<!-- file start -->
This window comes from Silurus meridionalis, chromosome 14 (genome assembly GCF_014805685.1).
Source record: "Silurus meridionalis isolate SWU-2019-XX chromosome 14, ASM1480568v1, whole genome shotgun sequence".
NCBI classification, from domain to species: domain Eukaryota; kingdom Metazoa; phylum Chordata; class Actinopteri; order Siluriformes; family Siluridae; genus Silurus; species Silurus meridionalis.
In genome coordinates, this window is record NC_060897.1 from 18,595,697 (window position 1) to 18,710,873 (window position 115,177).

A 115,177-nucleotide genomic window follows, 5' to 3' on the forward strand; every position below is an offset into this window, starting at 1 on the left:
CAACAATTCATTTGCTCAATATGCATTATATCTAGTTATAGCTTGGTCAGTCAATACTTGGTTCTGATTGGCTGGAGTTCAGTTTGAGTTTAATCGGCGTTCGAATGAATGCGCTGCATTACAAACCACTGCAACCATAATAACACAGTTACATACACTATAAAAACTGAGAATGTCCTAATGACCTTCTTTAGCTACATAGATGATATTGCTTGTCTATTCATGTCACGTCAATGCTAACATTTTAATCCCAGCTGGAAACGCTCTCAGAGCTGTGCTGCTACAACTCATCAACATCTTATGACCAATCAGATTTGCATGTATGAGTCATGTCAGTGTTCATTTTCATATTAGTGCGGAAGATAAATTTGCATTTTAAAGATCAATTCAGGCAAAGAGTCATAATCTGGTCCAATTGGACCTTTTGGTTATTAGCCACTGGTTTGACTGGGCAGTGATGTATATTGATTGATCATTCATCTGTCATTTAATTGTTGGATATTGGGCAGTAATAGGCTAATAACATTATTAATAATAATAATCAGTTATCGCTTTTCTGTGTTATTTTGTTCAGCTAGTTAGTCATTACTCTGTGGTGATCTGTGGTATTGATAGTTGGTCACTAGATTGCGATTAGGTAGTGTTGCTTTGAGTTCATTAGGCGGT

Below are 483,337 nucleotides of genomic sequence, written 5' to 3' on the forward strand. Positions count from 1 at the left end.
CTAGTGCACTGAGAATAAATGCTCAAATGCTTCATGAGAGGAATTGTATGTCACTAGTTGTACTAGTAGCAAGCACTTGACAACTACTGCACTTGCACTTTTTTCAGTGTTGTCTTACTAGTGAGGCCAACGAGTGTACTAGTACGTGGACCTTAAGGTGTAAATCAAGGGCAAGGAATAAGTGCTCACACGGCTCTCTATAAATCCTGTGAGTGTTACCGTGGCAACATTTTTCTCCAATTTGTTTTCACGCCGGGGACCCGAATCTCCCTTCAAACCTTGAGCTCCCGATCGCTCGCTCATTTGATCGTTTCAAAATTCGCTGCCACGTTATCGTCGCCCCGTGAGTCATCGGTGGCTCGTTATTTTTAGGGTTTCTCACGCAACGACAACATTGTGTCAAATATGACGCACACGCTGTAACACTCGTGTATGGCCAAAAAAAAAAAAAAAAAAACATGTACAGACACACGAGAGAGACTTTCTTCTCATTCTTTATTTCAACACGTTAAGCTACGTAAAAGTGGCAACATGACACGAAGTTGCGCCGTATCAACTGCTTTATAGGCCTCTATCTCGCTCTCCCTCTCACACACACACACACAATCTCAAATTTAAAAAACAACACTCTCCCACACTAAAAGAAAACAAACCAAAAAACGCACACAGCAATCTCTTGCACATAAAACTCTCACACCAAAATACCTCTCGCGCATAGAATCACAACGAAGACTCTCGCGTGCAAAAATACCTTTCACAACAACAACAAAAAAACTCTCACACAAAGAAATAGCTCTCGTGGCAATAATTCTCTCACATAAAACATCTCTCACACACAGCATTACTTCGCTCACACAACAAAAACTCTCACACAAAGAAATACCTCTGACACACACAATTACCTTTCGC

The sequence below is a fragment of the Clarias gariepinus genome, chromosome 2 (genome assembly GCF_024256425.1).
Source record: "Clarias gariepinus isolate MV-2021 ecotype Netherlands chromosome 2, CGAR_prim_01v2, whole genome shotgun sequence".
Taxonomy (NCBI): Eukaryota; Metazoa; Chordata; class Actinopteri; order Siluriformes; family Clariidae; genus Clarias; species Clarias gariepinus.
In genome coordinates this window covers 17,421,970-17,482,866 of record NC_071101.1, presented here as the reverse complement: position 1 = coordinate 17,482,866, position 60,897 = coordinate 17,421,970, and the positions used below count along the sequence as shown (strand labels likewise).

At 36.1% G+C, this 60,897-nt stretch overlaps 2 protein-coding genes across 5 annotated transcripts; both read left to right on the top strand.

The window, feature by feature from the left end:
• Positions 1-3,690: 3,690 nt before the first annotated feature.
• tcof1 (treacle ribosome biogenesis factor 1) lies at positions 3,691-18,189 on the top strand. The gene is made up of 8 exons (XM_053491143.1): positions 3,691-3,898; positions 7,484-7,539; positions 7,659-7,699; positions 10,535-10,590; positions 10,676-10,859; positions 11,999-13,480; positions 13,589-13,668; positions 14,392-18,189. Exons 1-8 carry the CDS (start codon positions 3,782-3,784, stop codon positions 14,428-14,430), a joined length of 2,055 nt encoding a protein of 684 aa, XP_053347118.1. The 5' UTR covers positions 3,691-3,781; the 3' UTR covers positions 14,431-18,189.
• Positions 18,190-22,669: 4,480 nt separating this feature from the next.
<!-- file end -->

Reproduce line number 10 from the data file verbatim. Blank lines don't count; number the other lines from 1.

Source record: "Clarias gariepinus isolate MV-2021 ecotype Netherlands chromosome 2, CGAR_prim_01v2, whole genome shotgun sequence".